Briquet Champagne Saber
7 in stock
Description of the Product
The Briquet Saber was a melee weapon used during the Napoleonic Wars of the late 1700’s and early 1800’s. It is a short, slightly curved sword with a brass handle that was carried by most infantry units, by the artillery and the grenadiers, as well as the NCO’s, corporals and later even the Imperial Guard. The briquet was first introduced in 1767, before the French Revolution, for the French grenadiers whose old swords had been too heavy and cumbersome. The new short-bladed sabre was instantly mocked for its short stature, and was named “Briquet”, a fire lighter, for its resemblance to the lighters used by the soldiers in the field. The name stuck, and became official in 1806.
The mobile Grande Armée marched around Europe in a show of Napoleon’s tactical mastery, from Austerlitz to Friedland, from Borodino to the Iberian peninsula and eventually to Leipzig and Waterloo. The briquet at their side the soldiers spread new revolutionary ideals everywhere they went, and the Europe after the Napoleonic wars was completely different to what it had been, not only militarily but also socially and politically, as the newly discovered democratic as well as nationalistic ideals gained ground.
The Briquet was used as a practical and utilitarian tool, for example in clearing vegetation, but it was also an effective weapon in close combat. However in tight close quarters soldiers still mostly preferred the bayonets or the stocks of their muskets over the sword. Some infantry regiments continued to carry the briquet until 1815 and it was partially carried until the introduction of the new infantry saber model 1831.
How to open a Champagne bottle with a sabre –Sabrage
During the Napoleonic wars their spectacular victories across Europe provided plenty of reasons to celebrate. And there were crushing defeats too. These fluctuations of fortune led Napoleon to conclude that: "I can’t live without champagne: in case of victory I deserve it; in case of defeat I need it.” During these celebrations/commiserations the soldiers would open the champagne with their sabers. This impressive technique is known as Sabrage and is still used for ceremonial occasions.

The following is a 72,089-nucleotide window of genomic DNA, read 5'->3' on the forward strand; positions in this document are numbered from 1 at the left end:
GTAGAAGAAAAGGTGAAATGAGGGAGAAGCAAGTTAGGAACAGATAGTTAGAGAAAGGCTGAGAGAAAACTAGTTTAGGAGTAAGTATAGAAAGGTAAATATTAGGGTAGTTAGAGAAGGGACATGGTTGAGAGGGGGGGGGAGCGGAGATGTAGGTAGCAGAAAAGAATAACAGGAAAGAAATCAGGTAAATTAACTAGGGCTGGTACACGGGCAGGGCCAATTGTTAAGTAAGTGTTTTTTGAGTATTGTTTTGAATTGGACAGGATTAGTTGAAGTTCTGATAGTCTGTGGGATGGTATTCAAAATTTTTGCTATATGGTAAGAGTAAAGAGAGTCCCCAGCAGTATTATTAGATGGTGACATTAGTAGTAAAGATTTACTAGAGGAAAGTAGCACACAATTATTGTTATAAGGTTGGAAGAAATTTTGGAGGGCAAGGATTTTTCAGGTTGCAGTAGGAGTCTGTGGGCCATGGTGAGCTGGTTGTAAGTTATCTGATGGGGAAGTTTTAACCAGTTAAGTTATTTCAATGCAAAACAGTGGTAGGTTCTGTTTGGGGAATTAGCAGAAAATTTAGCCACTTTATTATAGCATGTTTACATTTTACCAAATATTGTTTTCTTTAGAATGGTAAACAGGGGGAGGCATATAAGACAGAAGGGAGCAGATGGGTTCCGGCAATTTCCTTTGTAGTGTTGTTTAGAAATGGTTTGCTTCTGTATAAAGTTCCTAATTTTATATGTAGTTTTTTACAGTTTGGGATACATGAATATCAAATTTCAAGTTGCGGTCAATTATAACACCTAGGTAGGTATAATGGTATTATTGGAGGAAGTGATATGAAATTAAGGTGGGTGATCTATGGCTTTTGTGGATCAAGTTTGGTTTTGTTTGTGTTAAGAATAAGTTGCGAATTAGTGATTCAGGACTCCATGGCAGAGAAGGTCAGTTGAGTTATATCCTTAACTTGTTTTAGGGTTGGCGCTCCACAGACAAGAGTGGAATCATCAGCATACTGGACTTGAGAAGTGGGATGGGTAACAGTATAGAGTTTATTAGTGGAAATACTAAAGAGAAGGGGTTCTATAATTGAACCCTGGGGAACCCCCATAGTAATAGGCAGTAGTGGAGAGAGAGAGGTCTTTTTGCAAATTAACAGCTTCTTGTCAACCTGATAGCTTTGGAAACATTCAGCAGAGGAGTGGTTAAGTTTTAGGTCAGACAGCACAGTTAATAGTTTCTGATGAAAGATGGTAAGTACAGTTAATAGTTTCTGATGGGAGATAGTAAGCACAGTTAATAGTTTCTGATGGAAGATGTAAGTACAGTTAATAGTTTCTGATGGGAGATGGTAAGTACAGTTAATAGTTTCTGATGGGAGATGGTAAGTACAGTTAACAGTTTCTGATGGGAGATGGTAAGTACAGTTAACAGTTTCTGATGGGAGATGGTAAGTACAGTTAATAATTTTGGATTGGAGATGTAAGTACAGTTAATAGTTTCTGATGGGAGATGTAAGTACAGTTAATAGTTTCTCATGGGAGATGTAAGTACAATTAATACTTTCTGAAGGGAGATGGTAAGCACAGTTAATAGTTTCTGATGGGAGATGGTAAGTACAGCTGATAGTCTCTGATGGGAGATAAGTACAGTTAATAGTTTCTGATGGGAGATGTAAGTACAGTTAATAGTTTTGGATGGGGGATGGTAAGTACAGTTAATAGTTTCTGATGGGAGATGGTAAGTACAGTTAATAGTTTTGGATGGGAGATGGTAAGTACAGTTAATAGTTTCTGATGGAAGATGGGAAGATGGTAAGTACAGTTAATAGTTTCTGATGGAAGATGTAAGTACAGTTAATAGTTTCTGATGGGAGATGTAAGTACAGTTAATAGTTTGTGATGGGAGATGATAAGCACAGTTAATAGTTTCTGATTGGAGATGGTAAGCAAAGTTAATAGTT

A champagne bottle holds a considerable amount of pressure that is created during the secondary fermentation. With early designs, bottles tended sometimes to explode from this pressure. The manufacturers kept making bottles thicker until they could contain the pressure caused by the release of carbon dioxide. However there are still a few weak spots in the construction that can be taken advantage of in sabrage. The bottle lip creates a stress concentration and as a second weak spot the bottle has a thin vertical seam. Where these two meet the strength of the glass is reduced by more than fifty percent.
In Sabrage you firstly chill your champagne bottle well. As the second step the champagne bottle is held at an angle in your left hand and pointed away from the eager and thirsty spectators. Thirdly the saber is then slid along the vertical seam toward the lip. The impact of the saber on the weak point of the lip creates a crack that rapidly spreads around the tip of the bottle. Fueled by the momentum of the saber and the pressure inside the bottle the top flies off, typically for a distance of 5–10 meters. As the last step it’s time to take a bow as the bottle is now open and ready to pour. If you try this yourself, please be aware that the edges of the bottle mouth and the separated top collar will be very sharp, and some small glass shards may appear, depending on the thickness of the bottle.
The Champagne sabre is a perfect gift for anyone appreciating the finer things in life, especially if given together with a nice bottle to practice with. This sword comes with a cloth bag to keep your sword in pristine condition when in storage or while transporting.
The stainless steel blade is easy to care for, and the sword is ideal as a decoration, as part of a costume, as a collectible and suitable for light cutting practice in addition to Sabrage. The material is not suitable for steel-on-steel fencing or heavy cutting practice. Made by Marto of Toledo.
- Overall length: 77.8 cm
- Blade length: 59.5 cm
- Handle+Pommel length: 13 cm
- Weight: 0.98 kg
- Width at Guard: 3,5 cm
- Thickness at Guard: 5,7 mm
- Blade material: 420 Stainless Steel
- Sharpness: Unsharpened
We were going to make our own How-To video, but why try to recreate something perfect. Other how-to videos can also be found from the interwebs.
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